'Tis the Season!

'Tis the season! Which means religious groups around the nation are getting irate with uppity atheists and other non-religious folk. The point of contention is the display of religious symbols on public grounds. I should preface this post by noting two things:

  1. I absolutely agree with the principle of separation of church and state, and;
  2. I sympathize with those people who are upset when their traditional displays are removed or blocked.

Few people out there appreciate the holiday season as much as I do. I was raised in an openly agnostic family, but that never prevented me from experiencing a month of Christmas cheer between Thanksgiving and New Years Day. There is a nativity scene on my mantle as I write, with a bedecked Christmas tree (with all five strands of lights and four hundred ornaments) sitting directly across the room. Snowmen, nutcrackers and wreaths are scattered around the house, and I look forward to spending Christmas morning with my family. We'll open gifts and bask in the once-in-a-year moment of nationwide calm and quiet.

Despite all of this, I am absolutely against public displays of traditional religious icons and symbols. My reasoning is quite simple. First, every religious group around the world is a minority in comparison to the group of people who do not share those beliefs. I'll address the United States in particular shortly, so keep this point in mind until then. Second, this nation is one protected by the separation of church and state. Thus, to prevent any one religious group from unfairly dominating other groups, this separation must remain absolute. As this is the case, what would give one group the right to dominate publicly funded places with their particular religious iconography?

It is true that our nation has had a predominantly Christian heritage, but this is because Western Europe has had a Christian heritage. You are shaped by where you come from, so it should be of no surprise that this former English colony has a Protestant Christian background. Does that mean that the United States is inherently Protestant? No. The separation of church and state is a fundamental element of our governmental history and it has served us well for over 200 years. I believe the issue is that the majority is now feeling the exertion of the rights of everyone else.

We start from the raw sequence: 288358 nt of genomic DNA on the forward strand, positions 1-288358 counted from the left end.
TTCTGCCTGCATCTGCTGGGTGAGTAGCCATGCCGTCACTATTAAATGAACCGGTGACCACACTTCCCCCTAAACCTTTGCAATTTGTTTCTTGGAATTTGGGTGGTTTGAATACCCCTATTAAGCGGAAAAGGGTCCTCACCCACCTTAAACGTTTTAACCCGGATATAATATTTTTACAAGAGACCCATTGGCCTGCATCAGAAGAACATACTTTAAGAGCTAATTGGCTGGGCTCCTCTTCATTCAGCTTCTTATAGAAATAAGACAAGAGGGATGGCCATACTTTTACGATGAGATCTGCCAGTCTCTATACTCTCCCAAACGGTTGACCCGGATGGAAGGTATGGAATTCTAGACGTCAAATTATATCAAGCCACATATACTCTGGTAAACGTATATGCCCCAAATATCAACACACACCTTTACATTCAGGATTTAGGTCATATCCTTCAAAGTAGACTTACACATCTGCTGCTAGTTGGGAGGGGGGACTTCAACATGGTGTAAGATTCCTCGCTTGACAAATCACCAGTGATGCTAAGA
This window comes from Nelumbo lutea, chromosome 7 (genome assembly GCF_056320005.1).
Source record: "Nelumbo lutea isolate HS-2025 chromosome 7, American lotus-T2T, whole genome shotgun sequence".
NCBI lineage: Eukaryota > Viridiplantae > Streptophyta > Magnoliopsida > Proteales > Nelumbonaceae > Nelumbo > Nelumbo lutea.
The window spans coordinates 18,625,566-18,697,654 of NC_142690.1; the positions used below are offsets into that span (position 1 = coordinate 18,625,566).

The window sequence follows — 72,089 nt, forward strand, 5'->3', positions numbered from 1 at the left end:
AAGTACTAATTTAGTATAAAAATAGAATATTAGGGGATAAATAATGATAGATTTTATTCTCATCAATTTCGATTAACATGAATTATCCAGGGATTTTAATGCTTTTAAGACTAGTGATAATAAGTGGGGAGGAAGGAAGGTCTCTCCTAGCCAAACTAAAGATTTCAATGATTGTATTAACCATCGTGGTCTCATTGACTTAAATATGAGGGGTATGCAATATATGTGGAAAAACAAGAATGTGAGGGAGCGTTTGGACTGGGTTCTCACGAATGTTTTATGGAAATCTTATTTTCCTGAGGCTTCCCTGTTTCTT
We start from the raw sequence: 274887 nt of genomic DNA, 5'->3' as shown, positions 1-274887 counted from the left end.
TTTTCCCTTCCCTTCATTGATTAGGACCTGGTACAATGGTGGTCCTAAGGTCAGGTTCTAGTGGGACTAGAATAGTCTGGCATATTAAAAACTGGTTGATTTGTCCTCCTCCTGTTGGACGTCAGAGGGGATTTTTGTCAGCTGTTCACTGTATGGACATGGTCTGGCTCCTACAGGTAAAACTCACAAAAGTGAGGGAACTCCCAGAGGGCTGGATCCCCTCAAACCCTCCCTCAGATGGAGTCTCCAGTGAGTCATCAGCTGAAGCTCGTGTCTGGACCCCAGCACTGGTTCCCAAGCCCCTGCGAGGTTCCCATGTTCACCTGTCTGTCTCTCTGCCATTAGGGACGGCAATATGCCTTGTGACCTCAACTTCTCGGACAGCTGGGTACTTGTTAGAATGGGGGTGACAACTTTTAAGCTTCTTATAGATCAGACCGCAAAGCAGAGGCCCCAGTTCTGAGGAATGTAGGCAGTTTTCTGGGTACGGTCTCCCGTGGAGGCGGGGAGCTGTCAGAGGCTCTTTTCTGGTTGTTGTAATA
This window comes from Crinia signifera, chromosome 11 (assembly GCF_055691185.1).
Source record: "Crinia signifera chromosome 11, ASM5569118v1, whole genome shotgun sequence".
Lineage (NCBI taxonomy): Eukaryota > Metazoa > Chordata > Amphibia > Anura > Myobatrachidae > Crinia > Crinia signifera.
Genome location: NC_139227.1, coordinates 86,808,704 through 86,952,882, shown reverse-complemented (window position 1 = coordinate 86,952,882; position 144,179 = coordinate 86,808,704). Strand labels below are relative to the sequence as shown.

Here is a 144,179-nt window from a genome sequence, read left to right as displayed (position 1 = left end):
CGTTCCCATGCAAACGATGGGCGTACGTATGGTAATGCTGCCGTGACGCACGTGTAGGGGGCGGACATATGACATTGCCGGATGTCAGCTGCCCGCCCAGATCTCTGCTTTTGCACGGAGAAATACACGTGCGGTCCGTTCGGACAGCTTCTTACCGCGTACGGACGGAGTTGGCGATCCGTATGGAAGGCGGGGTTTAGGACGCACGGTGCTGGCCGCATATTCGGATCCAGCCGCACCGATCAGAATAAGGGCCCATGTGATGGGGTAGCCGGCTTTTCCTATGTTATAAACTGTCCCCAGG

It would have been nigh unthinkable for someone to protest a manger scene 50 years ago, but times have changed as our demographics have evolved. What business does a town hall have in spending taxpayer resources on a decidedly Christian tribute? In this nation, no aspect of government has any right to promote, directly or indirectly, the rights of a particular religious group, so the town hall should not display those Christian symbols. To approach it from a different angle, let's say someone donated a manger scene to a town hall and set it up themselves. Is it right that this donated item, not paid for by the taxpayer, should be displayed? For the same reason as when the town hall paid for the manger itself, the answer is no.

I see two ways to solve this potential problem of religious favoritism in public spaces: